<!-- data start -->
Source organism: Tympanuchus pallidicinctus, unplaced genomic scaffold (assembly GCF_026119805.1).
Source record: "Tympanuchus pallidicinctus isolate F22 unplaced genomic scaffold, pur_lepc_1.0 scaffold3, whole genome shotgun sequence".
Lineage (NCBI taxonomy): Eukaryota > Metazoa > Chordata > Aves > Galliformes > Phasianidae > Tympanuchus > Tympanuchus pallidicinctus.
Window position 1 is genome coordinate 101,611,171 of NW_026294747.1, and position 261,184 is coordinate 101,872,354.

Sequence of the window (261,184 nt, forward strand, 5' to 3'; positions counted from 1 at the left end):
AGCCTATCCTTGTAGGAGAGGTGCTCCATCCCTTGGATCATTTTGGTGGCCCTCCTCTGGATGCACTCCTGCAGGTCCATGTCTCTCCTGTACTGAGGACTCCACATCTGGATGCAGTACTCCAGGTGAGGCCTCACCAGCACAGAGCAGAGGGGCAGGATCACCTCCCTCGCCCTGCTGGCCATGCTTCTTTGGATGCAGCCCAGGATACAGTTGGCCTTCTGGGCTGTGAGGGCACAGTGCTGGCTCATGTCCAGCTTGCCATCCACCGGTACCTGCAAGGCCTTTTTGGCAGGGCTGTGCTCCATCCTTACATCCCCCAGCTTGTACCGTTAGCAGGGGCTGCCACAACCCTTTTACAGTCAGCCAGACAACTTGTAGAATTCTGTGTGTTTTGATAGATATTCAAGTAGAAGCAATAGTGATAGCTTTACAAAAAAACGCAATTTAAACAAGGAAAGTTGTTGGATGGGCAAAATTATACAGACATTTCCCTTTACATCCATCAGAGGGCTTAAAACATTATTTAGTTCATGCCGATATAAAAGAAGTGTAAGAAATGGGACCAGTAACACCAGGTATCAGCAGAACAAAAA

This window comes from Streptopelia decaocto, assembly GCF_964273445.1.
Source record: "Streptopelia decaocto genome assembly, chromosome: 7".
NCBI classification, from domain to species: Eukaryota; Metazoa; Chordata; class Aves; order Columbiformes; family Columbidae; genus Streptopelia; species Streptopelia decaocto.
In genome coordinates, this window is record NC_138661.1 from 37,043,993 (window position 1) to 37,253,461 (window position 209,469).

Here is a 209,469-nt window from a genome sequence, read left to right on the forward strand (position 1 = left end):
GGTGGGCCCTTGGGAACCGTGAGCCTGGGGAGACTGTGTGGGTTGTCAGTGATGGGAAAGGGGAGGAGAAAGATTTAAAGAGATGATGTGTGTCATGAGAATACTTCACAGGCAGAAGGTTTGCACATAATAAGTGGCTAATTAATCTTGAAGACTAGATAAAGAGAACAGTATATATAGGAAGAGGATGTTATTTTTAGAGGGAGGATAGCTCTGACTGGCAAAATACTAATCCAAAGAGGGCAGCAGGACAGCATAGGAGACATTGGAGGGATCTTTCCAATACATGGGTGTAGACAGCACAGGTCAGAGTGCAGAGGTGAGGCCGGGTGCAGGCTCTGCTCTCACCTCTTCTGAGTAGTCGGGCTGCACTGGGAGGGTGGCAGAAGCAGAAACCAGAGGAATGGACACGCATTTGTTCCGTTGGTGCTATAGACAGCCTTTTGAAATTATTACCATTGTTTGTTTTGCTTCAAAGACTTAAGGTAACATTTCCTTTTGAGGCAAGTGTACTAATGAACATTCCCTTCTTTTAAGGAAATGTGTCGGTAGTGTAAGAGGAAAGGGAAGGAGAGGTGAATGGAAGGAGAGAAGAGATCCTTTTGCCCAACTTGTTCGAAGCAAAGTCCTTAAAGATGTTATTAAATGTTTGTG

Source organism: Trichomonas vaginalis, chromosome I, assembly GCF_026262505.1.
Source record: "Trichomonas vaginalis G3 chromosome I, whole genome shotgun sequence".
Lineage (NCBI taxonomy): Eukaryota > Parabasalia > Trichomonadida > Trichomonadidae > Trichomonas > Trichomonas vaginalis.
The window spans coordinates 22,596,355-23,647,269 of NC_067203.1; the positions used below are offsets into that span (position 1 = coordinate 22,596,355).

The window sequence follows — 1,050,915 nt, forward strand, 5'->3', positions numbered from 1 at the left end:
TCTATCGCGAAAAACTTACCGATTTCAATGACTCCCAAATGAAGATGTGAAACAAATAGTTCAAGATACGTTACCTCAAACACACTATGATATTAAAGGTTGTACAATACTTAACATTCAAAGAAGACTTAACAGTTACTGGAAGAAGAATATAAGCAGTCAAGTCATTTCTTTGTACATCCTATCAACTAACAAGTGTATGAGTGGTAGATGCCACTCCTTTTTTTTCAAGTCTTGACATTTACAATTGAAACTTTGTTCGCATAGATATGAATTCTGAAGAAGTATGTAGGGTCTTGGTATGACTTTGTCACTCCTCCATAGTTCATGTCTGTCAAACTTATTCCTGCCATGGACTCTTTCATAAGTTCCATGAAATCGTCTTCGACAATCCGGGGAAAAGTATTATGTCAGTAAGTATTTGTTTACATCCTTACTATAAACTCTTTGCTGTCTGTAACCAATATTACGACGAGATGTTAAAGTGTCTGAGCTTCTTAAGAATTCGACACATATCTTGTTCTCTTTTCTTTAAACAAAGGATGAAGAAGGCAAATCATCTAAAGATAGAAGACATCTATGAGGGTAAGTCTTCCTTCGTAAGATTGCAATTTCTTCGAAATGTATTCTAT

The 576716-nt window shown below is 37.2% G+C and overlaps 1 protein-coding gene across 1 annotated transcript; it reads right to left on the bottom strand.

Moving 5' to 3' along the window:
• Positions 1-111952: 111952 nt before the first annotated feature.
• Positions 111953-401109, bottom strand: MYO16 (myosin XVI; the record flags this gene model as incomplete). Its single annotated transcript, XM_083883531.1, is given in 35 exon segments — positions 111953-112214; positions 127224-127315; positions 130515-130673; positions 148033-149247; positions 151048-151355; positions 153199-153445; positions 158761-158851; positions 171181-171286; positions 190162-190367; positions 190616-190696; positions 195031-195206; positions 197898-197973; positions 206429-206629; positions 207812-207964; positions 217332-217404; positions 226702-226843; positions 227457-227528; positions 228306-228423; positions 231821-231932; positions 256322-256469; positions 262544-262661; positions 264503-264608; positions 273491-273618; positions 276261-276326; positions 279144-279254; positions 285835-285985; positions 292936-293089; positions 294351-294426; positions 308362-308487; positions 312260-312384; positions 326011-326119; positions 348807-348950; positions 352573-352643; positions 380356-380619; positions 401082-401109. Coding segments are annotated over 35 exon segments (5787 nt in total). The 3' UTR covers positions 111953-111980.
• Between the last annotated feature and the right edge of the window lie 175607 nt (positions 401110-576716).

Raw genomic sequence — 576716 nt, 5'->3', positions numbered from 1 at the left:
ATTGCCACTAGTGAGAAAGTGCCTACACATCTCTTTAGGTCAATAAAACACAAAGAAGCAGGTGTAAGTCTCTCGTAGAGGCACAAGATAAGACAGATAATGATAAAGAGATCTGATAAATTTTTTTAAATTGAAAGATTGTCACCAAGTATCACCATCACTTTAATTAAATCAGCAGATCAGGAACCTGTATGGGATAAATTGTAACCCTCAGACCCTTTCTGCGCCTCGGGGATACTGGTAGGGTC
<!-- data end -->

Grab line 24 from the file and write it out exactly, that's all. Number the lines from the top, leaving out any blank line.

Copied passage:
Raw genomic sequence — 576716 nt, 5'->3', positions numbered from 1 at the left: